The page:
Tuesday, October 09, 2007
New Zealand has strong grounds for rejecting the application to make GM lysine corn a legal food. Significant health risks remain untested and the credibility of New Zealand’s food safety regulation will be eroded unless it stands aside from the current assessment report.
The Trans-Tasman food safety regulator, FSANZ, has cleared the lysine corn for approval, but Food Safety Minister Annette King has wisely “paused” her decision and is assessing whether New Zealand should stand
aside from Australia’s approval.
GM lysine corn – known as LY038 – was never intended to be a human food. However, if this animal feed is approved as a food, it would minimise legal risks for the developer.
Aspects of the assessment conducted by FSANZ raise serious concerns according to a detailed review by the Sustainability Council, released today. While FSANZ states that it takes “an explicitly cautious approach” to food safety, the Sustainability Council does not believe this was the case for the assessment of LY038.
There were a series of decision points at which a regulator acting with precautionary intent would have investigated a risk, rather than assume this was not warranted, the Sustainability Council states. FSANZ could
have reserved judgement or asked the developer to provide further scientific evidence.
In order to satisfy its own safety standard, the regulator needed to demonstrate that LY038 was as safe as ordinary corn. The Sustainability Council believes it did not employ enough science to show whether this
is or is not the case.
FSANZ has put forward certain findings that cannot be drawn from the information presented in its assessment report, but are instead assertions. These claims undermine trust and confidence not only in the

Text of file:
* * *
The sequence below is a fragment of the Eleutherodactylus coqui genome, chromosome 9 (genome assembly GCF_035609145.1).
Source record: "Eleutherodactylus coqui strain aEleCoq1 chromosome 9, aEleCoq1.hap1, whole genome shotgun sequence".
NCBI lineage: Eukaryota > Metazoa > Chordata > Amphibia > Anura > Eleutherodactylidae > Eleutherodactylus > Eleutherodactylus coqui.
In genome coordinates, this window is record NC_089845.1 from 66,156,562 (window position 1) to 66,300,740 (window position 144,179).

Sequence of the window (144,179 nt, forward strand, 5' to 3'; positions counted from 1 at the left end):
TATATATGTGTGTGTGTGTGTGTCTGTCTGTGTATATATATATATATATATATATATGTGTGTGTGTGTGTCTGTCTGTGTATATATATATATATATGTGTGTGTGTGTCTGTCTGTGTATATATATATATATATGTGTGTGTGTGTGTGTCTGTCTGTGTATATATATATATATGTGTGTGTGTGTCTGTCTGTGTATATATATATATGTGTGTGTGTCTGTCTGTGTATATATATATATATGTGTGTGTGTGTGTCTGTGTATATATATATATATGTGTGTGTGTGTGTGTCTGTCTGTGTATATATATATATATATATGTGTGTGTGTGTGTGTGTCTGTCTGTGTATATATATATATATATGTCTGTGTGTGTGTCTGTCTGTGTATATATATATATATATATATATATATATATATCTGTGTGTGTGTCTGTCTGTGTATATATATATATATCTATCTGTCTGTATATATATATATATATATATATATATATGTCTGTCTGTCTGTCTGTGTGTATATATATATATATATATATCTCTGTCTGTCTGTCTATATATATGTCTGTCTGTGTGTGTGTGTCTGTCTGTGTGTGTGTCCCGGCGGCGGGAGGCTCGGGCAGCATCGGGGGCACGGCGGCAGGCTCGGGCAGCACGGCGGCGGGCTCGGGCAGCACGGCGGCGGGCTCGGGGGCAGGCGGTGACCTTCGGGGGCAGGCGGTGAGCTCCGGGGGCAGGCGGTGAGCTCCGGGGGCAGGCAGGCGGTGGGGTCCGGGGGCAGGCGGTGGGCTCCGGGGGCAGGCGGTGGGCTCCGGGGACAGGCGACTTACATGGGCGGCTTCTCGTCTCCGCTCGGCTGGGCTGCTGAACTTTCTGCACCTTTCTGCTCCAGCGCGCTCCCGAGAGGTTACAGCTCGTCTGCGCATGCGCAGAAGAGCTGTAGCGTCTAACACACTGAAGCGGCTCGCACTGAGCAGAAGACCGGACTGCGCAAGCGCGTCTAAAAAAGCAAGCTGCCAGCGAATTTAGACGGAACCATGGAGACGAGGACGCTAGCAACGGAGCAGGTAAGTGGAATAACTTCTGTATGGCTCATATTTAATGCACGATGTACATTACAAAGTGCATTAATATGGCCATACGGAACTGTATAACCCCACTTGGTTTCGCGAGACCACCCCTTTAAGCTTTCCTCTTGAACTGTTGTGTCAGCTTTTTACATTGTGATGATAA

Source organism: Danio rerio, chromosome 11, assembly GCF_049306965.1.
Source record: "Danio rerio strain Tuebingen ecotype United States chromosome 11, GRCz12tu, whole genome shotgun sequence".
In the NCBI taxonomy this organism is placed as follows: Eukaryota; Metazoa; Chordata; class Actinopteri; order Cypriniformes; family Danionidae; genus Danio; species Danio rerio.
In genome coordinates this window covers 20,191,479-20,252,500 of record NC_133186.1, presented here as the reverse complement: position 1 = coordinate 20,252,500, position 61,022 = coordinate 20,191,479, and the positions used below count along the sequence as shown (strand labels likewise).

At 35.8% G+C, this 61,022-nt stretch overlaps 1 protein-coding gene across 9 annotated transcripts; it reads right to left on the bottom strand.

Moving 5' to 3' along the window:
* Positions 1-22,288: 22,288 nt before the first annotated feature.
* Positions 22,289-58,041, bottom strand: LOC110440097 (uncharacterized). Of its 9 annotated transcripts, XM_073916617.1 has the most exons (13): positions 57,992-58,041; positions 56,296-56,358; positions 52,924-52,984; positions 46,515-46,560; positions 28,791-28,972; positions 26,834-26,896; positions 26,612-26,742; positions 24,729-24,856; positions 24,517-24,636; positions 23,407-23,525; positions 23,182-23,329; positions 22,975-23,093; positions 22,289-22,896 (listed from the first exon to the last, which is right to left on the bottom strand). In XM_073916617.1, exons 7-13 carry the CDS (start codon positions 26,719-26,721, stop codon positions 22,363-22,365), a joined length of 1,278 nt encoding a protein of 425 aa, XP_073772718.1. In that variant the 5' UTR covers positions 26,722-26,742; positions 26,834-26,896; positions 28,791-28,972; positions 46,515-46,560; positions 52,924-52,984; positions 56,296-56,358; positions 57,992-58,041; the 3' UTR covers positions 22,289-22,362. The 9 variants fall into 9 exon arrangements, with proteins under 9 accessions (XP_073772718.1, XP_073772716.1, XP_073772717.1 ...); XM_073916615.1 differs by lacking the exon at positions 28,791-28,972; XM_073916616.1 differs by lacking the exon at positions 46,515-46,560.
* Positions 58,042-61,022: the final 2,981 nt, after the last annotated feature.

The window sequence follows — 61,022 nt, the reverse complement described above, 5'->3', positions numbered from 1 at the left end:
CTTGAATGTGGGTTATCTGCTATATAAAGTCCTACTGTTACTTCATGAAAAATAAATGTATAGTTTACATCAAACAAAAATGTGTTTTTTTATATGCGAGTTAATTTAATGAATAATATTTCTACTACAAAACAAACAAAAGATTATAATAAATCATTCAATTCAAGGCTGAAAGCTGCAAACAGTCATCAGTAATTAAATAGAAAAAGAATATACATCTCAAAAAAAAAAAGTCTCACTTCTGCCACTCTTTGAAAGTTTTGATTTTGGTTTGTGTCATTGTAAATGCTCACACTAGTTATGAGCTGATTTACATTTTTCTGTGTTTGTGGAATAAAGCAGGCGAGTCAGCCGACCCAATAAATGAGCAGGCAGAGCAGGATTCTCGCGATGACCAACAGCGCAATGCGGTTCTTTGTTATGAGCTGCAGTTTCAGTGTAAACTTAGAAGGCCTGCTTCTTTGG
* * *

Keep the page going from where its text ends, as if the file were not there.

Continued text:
LY038 decision but the regulatory system as a whole, according to the Sustainability Council.
This case study has wider significance because it identifies deficiencies in FSANZ assessment processes that could apply to other applications. It also sets an Australian precedent for the assessment of food plants that have been genetically modified to make industrial products (including biofuels and pharmaceuticals) – a precedent New
Zealand should not adopt.
At two critical points in the FSANZ approval process, Annette King has called for a review or further advice rather than let the application proceed normally. Those actions have been consistent with a precautionary approach on her part. Now the question is whether she will take that approach through to reject the FSANZ recommendation and insist on stricter requirements for assessing GM foods in the future. She deserves acknowledgement for her efforts to date and public support to stay the course.
When examining the wider potential effects of an LY038 approval, FSANZ
did not conduct an adequate cost benefit analysis, the Sustainability
Council states. None of the three benefits put forward is a valid public
benefit, and FSANZ did not count the public health risks that remain in
absence of adequate safety investigations. If a value were placed on the residual health risks, and the absence of public benefits was acknowledged, the cost benefit analysis would show that an approval would result in net costs to the public.
FSANZ also has a statutory duty to consider alternatives to an approval that would be “more cost-effective”. Had it examined these, this should have revealed that the most cost-effective option was not approving
LY038 and allowing lysine to continue to be added separately to animal feed.